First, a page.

Time and time again Brice described his putative independence as his most important qualification to chair the task force. Yet, as we shall see, Brice is a person who travels in the same circles as Osborne and his fellow classmates, all educated together at Harvard, in the same program and all working at various times for the Montgomery County and Maryland Public Schools— including Osborne.
As Brice had never been to New Rochelle and did not know anyone in New Rochelle, Talk of the Sound asked him how he came to be offered the position to lead the School Violence Task Force.
“The Board President reached out to me,” said Brice. “I think she got my name from the Superintendent who looked at his network and got recommendations of who they should have a conversation with and I was on the list.”
Dr. Brice’s own account does not square with Relkin’s claim that Dr. Osborne did not recommend Dr. Brice. It is certainly more plausible than Relkin’s version of events for the simple reason that if Brice is not telling the truth about Osborne’s role in his hiring then Relkin would need to explain how an Assistant Superintendent of Schools in Maryland got on her radar. Does she have some familiarity with Montgomery County? Or with the Baltimore City Schools where Brice worked for five years? If not from Osborne, how did Relkin know to call Brice? Or did someone other than Osborne recommend Brice to Relkin?
Brice has his own explanation. He says Osborne “looked at his network” and “got recommendations”. But this begs the question whether there is some connection, through Osborne’s network of contacts, between Brice and Osborne.
One longtime insider familiar with Osborne’s mindset pointed us in the right direction: “Rest assured, Osborne selected him and the Board President hired him. Short and simple. Osborne would not allow the creation of a committee he did not control. There was most likely no posting. No competitive interviews. The notion of Osborne’s professional network sounds benign enough. Brice indicates that he doesn’t know Osborne. That may well be true but they would certainly know the same people as Brice appears to acknowledge.”
The question then becomes whether there is some person out there who was likely the bridge between Osborne and Brice. As it turns out, there are at least three possibilities.
From his Linkedin page, we know Brice received his M.Ed. (with a concentration in Urban Superintendency) from the Harvard Ed School during the 2002-03 academic year. He completed his Ed.D. in the Urban Superintendency Program in 2012. Osborne received his Ed.D. from the Harvard Ed School in 2011 in the area of Administration, Planning and Social Policy. Osborne went through Harvard’s Urban Superintendents program as well. It is a relatively small graduate school so they likely crossed paths and would almost certainly have had an overlapping circle of friends and acquaintances and professional colleagues. They would both know Dr. Robert Peterkin, the Director of the Urban Superintendents Program at the Harvard Ed School at the time.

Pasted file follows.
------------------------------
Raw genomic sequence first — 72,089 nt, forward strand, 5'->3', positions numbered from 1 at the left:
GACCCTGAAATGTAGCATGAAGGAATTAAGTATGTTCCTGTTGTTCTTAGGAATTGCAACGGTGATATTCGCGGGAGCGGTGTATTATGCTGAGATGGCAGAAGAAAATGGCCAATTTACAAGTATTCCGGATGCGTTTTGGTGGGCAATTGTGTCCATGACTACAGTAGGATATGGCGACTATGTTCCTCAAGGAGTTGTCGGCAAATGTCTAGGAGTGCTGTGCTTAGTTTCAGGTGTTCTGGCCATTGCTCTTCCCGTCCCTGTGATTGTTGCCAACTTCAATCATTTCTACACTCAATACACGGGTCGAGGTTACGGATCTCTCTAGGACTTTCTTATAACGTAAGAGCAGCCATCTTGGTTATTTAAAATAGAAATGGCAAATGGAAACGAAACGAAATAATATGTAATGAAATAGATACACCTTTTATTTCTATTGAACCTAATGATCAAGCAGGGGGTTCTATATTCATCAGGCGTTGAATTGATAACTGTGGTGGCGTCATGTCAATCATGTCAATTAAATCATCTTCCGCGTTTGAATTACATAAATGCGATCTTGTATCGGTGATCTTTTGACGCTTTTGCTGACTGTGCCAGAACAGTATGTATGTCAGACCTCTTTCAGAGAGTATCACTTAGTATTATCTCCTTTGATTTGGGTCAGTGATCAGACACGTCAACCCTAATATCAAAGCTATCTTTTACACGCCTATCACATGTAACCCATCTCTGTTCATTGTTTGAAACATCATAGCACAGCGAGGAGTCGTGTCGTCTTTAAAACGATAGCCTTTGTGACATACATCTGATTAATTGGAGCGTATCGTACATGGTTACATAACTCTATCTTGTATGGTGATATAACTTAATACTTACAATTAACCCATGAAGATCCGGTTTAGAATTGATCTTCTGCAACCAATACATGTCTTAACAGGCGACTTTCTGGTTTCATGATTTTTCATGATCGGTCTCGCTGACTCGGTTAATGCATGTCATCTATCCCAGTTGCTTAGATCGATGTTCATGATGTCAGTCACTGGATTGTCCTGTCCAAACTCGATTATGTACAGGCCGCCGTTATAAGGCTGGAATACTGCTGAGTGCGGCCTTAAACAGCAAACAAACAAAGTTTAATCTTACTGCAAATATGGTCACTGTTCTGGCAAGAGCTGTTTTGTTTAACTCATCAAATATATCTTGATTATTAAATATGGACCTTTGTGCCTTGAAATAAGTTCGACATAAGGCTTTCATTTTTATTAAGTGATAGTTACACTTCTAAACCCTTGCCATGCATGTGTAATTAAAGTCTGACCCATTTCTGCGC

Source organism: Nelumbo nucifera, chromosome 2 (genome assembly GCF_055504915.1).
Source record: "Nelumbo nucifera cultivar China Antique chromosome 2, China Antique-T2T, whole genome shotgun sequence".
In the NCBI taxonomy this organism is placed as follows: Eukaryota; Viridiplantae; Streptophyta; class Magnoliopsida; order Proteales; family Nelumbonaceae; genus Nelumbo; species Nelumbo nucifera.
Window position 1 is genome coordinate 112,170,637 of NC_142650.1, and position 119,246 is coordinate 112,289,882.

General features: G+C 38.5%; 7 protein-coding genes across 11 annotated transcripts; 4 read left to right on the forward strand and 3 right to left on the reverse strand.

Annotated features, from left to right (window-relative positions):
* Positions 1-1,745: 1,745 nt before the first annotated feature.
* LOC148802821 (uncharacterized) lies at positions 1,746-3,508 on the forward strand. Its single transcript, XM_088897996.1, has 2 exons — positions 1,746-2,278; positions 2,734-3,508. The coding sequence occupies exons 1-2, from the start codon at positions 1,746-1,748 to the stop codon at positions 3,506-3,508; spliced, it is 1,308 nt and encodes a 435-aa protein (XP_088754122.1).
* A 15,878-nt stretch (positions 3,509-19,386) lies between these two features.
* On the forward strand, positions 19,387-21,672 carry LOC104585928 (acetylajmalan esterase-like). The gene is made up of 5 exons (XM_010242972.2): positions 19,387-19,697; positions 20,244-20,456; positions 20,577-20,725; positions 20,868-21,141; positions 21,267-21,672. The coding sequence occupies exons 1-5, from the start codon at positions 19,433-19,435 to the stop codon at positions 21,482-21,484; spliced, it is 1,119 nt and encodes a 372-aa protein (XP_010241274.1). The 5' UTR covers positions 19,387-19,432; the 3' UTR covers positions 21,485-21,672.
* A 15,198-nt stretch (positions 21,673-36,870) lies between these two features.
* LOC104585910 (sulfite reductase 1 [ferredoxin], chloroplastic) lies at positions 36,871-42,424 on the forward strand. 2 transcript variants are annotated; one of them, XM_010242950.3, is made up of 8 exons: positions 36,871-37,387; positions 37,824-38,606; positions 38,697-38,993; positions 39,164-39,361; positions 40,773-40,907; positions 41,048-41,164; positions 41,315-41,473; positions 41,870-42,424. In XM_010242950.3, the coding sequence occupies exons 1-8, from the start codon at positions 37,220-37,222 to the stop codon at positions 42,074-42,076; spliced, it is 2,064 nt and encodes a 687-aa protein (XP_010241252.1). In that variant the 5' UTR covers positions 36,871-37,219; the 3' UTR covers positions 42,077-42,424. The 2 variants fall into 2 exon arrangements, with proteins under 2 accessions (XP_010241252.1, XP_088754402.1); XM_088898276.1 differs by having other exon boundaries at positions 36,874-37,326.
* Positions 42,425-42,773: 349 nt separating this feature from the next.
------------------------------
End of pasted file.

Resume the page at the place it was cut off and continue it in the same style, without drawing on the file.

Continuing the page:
Osborne is mentioned in a Winter 2014 article in Ed. Magazine, Harvard Ed School’s quarterly education journal, in connection with the Montgomery County School District.
The article, “Dropping Out: Is Your First Grader at Risk?”, is largely based on an interview with Dr. Joshua Starr, the then-superintendent of the Montgomery County, Maryland Public Schools (he was removed by the school board in 2015). In the article, Starr is describing how he came up with a predictive modeling concept to project risk factors for first graders that would indicate a propensity to later drop out of school.
“(Starr) was walking through New York City’s Central Park when the idea hit him. ‘I was actually walking with another Harvard grad, Brian Osborne, and I was talking about the Seven Keys,’ he says”.
Could Joshua Starr, who received his Ed.D. from the Harvard Ed School in 2001, and was the Superintendent of Montgomery County from 2011 until February 2015, be one of the links between Osborne and Brice?
In 2014, Talk of the Sound broke the news that Osborne had been hired as New Rochelle Schools Superintendent. We published an article on May 28, 2014 based on a deep dive into Osborne’s background including detailed information into his acceptance and then sudden rejection of the Superintendency of the Ann Arbor, Michigan school district.